The Futurist: Simple Ways Gadgets Could Be Better

We love gadgets. And, like everything we love, gadgets piss us off. So many times, I’ve held a product and thought to myself: “This would be perfect, if only…”

The fact is, even with countless generations and web forums full of fuming fans, companies still repeat numerous mistakes. Mistakes that feel like a slap to the face of hard-working gadgeteers everywhere. For this issue of The Futurist, I present a list of things that companies should do to make their gadget — any gadget — better.


I recently came into possession of a Kodak digital picture frame. When I opened it up, I found the thing to be shiny, pretty, and loaded with a decent amount of on-board memory. Then I got to the installation instructions. One of the first steps: Install Kodak’sEasyShare software on my computer. Fine, I figure. Maybe it requires me to use its software package in order to load the frame up with photos. About 20 minutes of wasted life (and a few more megabytes) later, I realize that I could just as easily load up the picture frame by plugging it into my computer’s USB drive and simply dragging and dropping JPEGs onto the device. In fact, after about 15 minutes of tinkering around, I couldn’t even find a way to interface the included software with the frame.

Note to companies: It is annoying when you require us to install your bloated, system-slowing software in order to load up a gadget (Zune, anybody?). It is even more annoying when you tell us we need to install it when we don’t.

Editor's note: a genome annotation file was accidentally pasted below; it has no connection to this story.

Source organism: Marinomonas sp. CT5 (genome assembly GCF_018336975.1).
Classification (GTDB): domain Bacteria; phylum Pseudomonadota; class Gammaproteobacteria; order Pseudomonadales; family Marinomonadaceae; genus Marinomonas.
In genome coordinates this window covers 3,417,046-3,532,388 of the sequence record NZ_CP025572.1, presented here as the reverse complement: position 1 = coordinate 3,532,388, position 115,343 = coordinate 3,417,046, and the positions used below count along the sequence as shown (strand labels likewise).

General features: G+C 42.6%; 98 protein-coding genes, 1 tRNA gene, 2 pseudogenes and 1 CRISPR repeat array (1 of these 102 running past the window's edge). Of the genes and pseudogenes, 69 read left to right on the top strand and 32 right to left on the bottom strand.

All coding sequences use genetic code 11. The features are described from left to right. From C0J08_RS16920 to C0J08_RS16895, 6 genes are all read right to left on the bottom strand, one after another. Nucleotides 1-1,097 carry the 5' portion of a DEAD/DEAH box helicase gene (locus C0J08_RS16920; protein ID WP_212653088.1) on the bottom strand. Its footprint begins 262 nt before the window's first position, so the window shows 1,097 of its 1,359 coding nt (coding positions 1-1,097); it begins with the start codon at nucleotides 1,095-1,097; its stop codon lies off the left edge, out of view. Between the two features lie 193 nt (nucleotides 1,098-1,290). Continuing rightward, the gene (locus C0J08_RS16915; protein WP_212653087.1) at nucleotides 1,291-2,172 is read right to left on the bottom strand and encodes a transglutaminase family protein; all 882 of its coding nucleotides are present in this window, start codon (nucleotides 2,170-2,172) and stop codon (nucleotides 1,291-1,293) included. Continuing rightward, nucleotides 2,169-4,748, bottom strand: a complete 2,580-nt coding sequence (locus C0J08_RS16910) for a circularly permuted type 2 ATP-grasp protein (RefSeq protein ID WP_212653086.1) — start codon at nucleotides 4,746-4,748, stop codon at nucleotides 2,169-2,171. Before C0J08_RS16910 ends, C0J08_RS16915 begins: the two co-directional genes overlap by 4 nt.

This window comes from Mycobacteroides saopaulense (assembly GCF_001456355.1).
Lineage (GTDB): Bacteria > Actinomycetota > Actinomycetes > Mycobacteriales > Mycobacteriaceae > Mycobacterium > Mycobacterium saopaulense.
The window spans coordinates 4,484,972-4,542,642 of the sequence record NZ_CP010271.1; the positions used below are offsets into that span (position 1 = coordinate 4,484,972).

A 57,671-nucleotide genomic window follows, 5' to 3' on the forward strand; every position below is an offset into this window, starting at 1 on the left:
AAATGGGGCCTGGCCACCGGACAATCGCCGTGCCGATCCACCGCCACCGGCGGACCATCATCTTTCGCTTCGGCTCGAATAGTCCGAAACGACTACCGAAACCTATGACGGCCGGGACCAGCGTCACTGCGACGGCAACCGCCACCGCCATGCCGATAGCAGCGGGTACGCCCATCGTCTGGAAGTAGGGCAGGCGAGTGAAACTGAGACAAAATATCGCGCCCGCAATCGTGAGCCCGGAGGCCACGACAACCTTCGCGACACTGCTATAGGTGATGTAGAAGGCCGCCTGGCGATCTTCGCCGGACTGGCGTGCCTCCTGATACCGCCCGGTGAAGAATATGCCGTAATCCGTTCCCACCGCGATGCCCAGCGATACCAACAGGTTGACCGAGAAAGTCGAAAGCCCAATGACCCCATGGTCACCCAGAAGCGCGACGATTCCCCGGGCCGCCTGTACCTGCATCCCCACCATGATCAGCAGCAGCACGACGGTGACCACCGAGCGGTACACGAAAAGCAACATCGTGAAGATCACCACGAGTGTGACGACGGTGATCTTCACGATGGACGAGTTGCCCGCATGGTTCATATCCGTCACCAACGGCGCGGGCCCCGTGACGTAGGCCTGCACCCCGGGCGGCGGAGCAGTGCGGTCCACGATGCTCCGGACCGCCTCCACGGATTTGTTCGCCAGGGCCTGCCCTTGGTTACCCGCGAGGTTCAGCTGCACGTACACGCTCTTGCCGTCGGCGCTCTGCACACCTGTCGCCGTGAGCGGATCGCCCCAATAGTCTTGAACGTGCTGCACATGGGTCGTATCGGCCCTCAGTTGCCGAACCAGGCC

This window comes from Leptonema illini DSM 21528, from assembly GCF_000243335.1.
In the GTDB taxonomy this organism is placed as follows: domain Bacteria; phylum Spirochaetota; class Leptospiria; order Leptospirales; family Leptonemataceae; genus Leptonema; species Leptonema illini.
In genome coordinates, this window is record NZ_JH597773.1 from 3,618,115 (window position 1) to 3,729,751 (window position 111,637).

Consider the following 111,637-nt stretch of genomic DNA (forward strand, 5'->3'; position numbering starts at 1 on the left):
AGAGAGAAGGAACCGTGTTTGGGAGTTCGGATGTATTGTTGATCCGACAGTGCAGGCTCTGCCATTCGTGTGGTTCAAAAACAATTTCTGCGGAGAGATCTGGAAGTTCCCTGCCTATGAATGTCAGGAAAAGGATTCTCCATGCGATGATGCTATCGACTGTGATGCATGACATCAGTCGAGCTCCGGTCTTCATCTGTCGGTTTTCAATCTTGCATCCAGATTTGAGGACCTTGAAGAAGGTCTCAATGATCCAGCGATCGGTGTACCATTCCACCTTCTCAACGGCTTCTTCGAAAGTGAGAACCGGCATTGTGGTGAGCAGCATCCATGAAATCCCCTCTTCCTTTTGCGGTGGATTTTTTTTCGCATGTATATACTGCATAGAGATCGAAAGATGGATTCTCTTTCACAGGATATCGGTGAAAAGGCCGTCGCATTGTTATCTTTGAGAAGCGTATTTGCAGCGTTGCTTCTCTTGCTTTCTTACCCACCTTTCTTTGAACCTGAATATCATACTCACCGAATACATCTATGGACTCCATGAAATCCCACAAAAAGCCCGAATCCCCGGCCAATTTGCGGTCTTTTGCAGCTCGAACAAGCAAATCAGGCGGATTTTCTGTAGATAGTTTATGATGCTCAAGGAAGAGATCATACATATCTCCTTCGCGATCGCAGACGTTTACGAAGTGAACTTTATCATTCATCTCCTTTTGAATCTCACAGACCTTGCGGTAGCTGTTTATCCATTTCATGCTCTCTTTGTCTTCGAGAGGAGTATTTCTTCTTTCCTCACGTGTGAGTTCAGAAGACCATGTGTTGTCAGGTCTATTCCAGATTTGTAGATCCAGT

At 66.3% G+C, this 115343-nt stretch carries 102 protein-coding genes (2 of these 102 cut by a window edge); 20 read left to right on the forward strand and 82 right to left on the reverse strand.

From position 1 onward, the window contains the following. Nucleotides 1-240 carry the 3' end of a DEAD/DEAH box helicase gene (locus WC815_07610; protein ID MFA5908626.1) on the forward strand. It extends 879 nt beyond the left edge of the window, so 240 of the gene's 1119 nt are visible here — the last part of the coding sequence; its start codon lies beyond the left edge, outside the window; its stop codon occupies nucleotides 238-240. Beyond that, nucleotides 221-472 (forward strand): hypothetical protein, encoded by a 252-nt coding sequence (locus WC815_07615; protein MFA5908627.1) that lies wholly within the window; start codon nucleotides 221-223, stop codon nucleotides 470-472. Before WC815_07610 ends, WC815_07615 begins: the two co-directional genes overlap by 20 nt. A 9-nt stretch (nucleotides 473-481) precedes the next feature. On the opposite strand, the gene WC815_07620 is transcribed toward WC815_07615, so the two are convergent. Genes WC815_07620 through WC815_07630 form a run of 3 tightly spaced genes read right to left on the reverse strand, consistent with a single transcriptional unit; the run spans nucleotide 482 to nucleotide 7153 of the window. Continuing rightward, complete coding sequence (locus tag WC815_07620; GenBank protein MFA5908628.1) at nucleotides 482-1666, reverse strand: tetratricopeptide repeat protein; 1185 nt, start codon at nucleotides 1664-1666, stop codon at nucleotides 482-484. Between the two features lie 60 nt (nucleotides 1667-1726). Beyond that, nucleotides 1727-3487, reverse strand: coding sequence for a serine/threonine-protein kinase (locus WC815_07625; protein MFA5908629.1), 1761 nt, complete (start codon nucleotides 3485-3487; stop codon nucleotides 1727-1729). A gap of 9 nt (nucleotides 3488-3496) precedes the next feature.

Let’s put it this way: There is no reason any free-floating mobile gadget should require you to use Windows.


My iPod is essentially a tiny computer. It is in use up to 10 hours per day. It is cool to the touch. Why then can’t anybody make a laptop that, even with a pair of fans furiously fighting the good fight, doesn’t heat up to thigh-charring degrees?


If I’ve paid a couple thousand dollars for a laptop, I find it somewhat insulting to open the thing up and find a couple dozen crapware programs begging me to upgrade out of trial status. The way some of the systems are loaded up, you’d think they were ad supported. But laptops are not network TV, and even if you can select exactly how large a hard drive you want and how many gigs of RAM you need, nowhere on the plethora of customization settings that greet you on manufacturers web site is there an option for acrapware-free computer (unless you go Mac, I suppose.)

As far as I’m concerned, crapware is theft. It is theft of hard drive space, it is theft of system resources, and it is theft of time.

New rule: If you show up as a trial on my computer, I will never, ever, ever buy your full version. Ever.


I understand that you want me to pay $20 to you (and nobody else) if I lose my connecting cable. I can respect that. Unfortunately, all wires essentially look the same from 3 feet away, and there are lots of them in my house. Connect all the cords in my house and you could probably throw a lasso around the moon. Be nice, go standard.


Asia has brought us lots and lots of great gadgets, and whenever we get a formerly-Asia-only device stateside, it is usually a treat. Unfortunately, some companies still haven’t learned that it’s helpful to have a native English speaker proofread your instruction manuals. Seriously, just hire a Northwestern student as an intern, pay him with college credit, and make sure your papers make sense. Please.


How many times have you seen a company try to spin its reliance on AA batteries as a reason it is “Great for travelers!” I’d much rather carry a charge cord with me than a pile of AAs and a battery charger, and I’m sure you would too.

Seth Porges writes on future technology and its role in personal electronics for his column, The Futurist. It appears every Thursday and an archive of past columns is available here.